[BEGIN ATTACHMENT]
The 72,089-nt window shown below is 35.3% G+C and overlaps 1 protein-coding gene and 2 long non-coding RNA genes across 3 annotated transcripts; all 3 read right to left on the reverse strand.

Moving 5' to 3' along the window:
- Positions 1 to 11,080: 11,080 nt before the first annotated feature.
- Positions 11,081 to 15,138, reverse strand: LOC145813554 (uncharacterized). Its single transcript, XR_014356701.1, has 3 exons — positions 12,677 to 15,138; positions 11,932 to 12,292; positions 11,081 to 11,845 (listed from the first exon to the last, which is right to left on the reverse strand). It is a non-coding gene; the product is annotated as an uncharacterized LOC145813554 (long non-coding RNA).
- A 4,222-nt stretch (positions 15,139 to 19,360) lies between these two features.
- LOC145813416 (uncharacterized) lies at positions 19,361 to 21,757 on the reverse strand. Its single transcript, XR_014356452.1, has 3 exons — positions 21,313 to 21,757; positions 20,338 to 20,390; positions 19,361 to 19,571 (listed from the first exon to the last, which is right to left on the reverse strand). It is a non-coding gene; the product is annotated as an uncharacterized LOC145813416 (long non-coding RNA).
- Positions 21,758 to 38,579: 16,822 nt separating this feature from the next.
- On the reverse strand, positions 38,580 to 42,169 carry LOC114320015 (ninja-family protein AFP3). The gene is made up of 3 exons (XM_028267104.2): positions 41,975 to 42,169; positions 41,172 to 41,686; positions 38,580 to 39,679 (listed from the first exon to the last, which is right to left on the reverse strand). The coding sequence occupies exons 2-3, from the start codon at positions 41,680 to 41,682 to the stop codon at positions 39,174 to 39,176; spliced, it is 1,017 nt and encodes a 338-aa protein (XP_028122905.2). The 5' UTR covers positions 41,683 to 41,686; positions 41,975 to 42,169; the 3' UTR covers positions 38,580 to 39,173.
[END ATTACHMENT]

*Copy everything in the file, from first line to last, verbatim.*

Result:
The 72,089-nt window shown below is 35.3% G+C and overlaps 1 protein-coding gene and 2 long non-coding RNA genes across 3 annotated transcripts; all 3 read right to left on the reverse strand.

Moving 5' to 3' along the window:
- Positions 1 to 11,080: 11,080 nt before the first annotated feature.
- Positions 11,081 to 15,138, reverse strand: LOC145813554 (uncharacterized). Its single transcript, XR_014356701.1, has 3 exons — positions 12,677 to 15,138; positions 11,932 to 12,292; positions 11,081 to 11,845 (listed from the first exon to the last, which is right to left on the reverse strand). It is a non-coding gene; the product is annotated as an uncharacterized LOC145813554 (long non-coding RNA).
- A 4,222-nt stretch (positions 15,139 to 19,360) lies between these two features.
- LOC145813416 (uncharacterized) lies at positions 19,361 to 21,757 on the reverse strand. Its single transcript, XR_014356452.1, has 3 exons — positions 21,313 to 21,757; positions 20,338 to 20,390; positions 19,361 to 19,571 (listed from the first exon to the last, which is right to left on the reverse strand). It is a non-coding gene; the product is annotated as an uncharacterized LOC145813416 (long non-coding RNA).
- Positions 21,758 to 38,579: 16,822 nt separating this feature from the next.
- On the reverse strand, positions 38,580 to 42,169 carry LOC114320015 (ninja-family protein AFP3). The gene is made up of 3 exons (XM_028267104.2): positions 41,975 to 42,169; positions 41,172 to 41,686; positions 38,580 to 39,679 (listed from the first exon to the last, which is right to left on the reverse strand). The coding sequence occupies exons 2-3, from the start codon at positions 41,680 to 41,682 to the stop codon at positions 39,174 to 39,176; spliced, it is 1,017 nt and encodes a 338-aa protein (XP_028122905.2). The 5' UTR covers positions 41,683 to 41,686; positions 41,975 to 42,169; the 3' UTR covers positions 38,580 to 39,173.